This is the Navajo word for medicine. Azee’ is a derivative of the Navajo word for mouth, which is azéé’, since many medicines are taken orally.

Azee’ ííł’íní is like saying “the one that makes medicine” and is indicative of an occupation in the medical field.

Azee’ ál’į́ is also a way you can say “medical hospital”.

Since azee’ derives from azéé’, it can also take on other meanings. For example, azee’ dích’íí’ is a reference to chili, which is something that makes the mouth bitter or feel harsh.


From the Navajo speaker’s point of view, nówehjí is a direction away from him or her. It’s like saying “further that way” or “in that direction” while pointing with your lips or an extended arm. [Note: Navajo people generally do not point with only their index finger. Instead, all fingers are extended so none are pointing back towards the speaker.]

“The couch that is sitting furthest away is brand new.”

“I want to train the horse that is in the stall that is further that way.”

You can use it to point to any direction from the speaker, including fixed points. For example:

“Harold works further out beyond Farmington (on the other side of Farmington).”

For “further beyond [place]” you can use nówehgóó.

Nówehjį’ (no closing high tone, a glottal stop) is a little more commanding, meaning “move out of the way.”


In Navajo, tł’óó’ refers to the outdoors. It’s not exactly nature-focused – as in The Great Outdoors – but more like ‘outside’. Tł’óó’ is also in contrast to saying something like “the outside lane of the highway.”

It is almost always used by adding the suffix -di (which signifies “at”) to form the word tł’óo’di. This is used to say things like “He is walking around outside” or “They are cooking outside.”

Another way to use this word is with the -góó suffix (signifying “toward(s)”). Tł’óó’góó simply means “in the direction of the outside”, such as towards a door or outlet of some sort.

Between these two words, notice how you can blend the suffixes into the main word. Something that is normal tone, like -di, can change a preceding óó to óo – a falling tone. This makes speaking more ‘fluid-like’.


Today’s Navajo word is tóta’, which means ‘in between water’.

Tóta’ is also the name for Farmington, New Mexico because the city is situated between bodies of water to its east, south, and west.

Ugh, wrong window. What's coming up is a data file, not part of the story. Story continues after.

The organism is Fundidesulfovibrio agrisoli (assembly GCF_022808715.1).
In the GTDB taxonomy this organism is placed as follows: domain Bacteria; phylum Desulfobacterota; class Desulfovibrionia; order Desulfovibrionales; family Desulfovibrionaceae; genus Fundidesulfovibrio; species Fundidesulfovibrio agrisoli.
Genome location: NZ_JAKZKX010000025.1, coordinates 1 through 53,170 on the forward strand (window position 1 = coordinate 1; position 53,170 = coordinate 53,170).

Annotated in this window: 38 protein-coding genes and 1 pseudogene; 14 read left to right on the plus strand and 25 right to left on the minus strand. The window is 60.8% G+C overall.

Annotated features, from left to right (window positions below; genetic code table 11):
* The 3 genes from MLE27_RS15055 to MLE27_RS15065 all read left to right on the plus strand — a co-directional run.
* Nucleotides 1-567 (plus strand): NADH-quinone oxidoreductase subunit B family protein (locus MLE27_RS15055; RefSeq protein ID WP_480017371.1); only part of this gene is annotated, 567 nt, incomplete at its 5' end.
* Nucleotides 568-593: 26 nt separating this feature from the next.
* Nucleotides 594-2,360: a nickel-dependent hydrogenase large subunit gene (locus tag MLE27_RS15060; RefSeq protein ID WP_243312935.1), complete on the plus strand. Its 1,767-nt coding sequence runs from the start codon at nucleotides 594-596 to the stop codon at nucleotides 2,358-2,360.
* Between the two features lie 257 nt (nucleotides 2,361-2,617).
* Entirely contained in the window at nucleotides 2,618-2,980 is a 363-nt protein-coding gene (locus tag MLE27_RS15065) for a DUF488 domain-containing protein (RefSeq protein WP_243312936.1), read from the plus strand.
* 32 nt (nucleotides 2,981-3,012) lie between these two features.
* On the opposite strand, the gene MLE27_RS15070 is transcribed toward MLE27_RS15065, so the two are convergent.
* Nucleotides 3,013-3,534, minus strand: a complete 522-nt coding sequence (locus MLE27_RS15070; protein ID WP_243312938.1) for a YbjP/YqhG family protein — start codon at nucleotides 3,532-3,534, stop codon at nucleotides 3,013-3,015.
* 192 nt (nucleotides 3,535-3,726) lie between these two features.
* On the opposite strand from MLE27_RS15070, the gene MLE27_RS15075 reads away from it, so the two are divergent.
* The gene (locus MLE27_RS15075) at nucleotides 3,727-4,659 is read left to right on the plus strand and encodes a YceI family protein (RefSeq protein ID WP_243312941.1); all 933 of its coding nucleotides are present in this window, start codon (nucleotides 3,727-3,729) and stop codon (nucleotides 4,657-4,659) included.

This word is made up of tó and -ta’ (as in bita’).

Tó, which was our word for October 23rd, means water.

The -ta’ root is related to another word, bitah – without the abrupt glottal stop – which means ‘among it’. Add the glottal stop and the word bita’ becomes ‘in between it (or them)’.

If you’re looking for similar words to tóta’, here are a few from the archives:


This is a way to describe luck in Navajo. It means “You’re lucky” if used in this way.

T’áá íyisíí (áyisíí) nízhánee’ is a way of saying ‘You are a really lucky person!’ – in other words, when something very good happens to someone.

There are also the words shízhánee’ (I am lucky), bizhánee’ (he/she/it is lucky), and nihízhánee’ (we, or you all, are lucky).

In the traditional context, how fortunate one is is affected by their conduct in life, and is less about pure luck with no ability to affect the outcome.

One particular usage of this word is Shizhané’é, which is a round dance commonly performed during an Enemy Way ceremony. The ceremony itself is said to purify one of the evil one obtains in warfare. The Navajo tale of the warrior twins tells of Monster Slayer’s return from his journey of conquering the giant monsters. He began to suffer from psychological changes from fighting, so he underwent the ceremony.

In this way, you can begin to understand that Navajo luck leaves a lot of room for us, as humans, to affect the outcome of things we do not fully control.